George Tricker's "4318 Clarendon Road" at the AT&T Digital Media Center is a likable but predictable play about the travails of an Italian American family in 1948 Brooklyn.
From "The Glass Menagerie" onward, the memory play, with its omniscient adult narrator pondering the vicissitudes of his upbringing, has become a theatrical staple. "Clarendon Road" is yet another entry in this overpopulated field.
Our tour guide down memory lane is the adult George Barberie (Warren Berlinger), who returns to his childhood home after the death of his emotionally abusive father, Richard (Joe J. Garcia), to lay to rest the ghosts of his painful past. As George reminisces, scenes from his childhood spring to life, and George has the opportunity to confront and question relatives from his extended clan whom he holds responsible for his lifelong unhappiness.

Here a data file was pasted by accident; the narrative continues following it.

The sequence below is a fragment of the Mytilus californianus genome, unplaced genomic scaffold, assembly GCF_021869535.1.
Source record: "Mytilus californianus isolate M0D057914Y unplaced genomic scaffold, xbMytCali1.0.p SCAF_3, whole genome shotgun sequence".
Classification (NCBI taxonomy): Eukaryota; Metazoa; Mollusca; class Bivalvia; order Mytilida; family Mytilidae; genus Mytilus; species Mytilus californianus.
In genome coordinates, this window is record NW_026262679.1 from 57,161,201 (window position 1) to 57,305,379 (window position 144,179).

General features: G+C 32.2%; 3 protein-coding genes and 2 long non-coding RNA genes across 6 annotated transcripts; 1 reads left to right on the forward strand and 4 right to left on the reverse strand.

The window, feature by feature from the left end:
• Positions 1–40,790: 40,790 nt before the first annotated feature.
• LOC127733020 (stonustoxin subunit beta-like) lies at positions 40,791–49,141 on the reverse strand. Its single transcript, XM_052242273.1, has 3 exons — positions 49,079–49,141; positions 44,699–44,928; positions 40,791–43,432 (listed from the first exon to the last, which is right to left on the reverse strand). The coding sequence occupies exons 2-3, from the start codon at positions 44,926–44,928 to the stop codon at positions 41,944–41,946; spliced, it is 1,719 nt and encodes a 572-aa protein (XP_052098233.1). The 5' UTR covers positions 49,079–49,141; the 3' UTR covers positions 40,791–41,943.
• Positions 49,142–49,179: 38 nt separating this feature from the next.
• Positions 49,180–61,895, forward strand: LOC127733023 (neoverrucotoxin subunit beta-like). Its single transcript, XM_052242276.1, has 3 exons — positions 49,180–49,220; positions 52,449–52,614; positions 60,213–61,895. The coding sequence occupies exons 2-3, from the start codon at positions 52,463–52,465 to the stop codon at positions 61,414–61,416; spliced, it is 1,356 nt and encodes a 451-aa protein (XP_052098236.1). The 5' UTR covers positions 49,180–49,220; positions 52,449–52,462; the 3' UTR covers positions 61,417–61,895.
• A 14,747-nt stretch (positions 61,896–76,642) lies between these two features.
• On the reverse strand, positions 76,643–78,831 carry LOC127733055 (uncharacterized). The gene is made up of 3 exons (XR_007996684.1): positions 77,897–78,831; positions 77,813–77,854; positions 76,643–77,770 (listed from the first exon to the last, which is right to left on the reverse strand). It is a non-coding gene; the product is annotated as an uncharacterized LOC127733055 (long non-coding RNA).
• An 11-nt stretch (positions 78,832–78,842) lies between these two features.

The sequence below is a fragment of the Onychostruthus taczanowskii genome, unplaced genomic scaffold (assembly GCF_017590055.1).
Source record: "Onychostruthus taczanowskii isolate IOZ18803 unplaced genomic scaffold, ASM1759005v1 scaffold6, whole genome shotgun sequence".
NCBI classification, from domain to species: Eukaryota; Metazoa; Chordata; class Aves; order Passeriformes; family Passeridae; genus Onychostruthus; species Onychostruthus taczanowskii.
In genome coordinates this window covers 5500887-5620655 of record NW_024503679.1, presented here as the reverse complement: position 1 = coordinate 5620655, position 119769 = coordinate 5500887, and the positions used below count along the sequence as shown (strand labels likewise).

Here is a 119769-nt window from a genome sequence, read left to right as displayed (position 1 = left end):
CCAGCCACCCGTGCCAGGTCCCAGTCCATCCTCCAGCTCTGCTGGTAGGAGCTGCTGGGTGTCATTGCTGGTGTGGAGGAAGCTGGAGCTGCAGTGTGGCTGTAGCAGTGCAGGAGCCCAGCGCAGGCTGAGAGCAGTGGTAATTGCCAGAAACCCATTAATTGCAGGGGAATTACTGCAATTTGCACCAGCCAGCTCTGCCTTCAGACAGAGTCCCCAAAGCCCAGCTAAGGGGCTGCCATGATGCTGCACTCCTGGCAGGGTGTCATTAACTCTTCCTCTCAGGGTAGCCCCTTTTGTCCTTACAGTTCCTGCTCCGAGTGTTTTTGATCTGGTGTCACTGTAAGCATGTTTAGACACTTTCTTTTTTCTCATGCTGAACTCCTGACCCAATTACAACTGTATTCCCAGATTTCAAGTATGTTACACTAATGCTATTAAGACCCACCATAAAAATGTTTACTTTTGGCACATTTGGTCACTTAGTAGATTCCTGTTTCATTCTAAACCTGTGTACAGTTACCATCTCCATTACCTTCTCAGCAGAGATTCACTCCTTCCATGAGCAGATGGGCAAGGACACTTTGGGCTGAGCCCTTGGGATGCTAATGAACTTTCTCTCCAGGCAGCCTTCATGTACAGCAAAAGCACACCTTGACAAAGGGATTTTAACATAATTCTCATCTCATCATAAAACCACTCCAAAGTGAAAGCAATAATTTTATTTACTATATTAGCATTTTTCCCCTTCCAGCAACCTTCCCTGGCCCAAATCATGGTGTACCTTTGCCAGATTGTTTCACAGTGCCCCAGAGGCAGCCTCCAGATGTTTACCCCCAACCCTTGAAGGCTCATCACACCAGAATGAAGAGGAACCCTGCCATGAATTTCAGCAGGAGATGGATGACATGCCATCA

George finds that most of his loved ones weren't so bad after all--with one exception. In a neat twist, Tricker laces the treacle with acid, rendering George's father an irredeemable scoundrel for whom reconciliation or redemption is impossible.
Apart from that, the plot holds few surprises, but director Jeremiah Morris has assembled a bang-up cast that makes this sentimental journey a whirlwind tour. Although she occasionally hesitates over a line, Mimi Cozzens, who plays George's paternal grandmother Edith, is the personification of the harsh yet loving Italian matriarch. Carl Strano is superb as Sevarino, Edith's domineering father, an Old World Italian with a shocking secret. Others in the cast include Michael Alaimo, Judith Ann Levitt, Travis Tedford, Butkas, Kathy Molter and Karen Reed, all uniformly terrific. An affable old pro who knows how to jerk a tear with the best of them, Berlinger is the cherry on top of this rich cast.
* "4318 Clarendon Road," AT&T Digital Media Center, 12312 W. Olympic Blvd., West L.A. Saturdays, 2 and 8 p.m.; Sundays, 2 and 7 p.m. Ends Saturday. $10. (310) 979-5105. Running time: 2 hours, 30 minutes.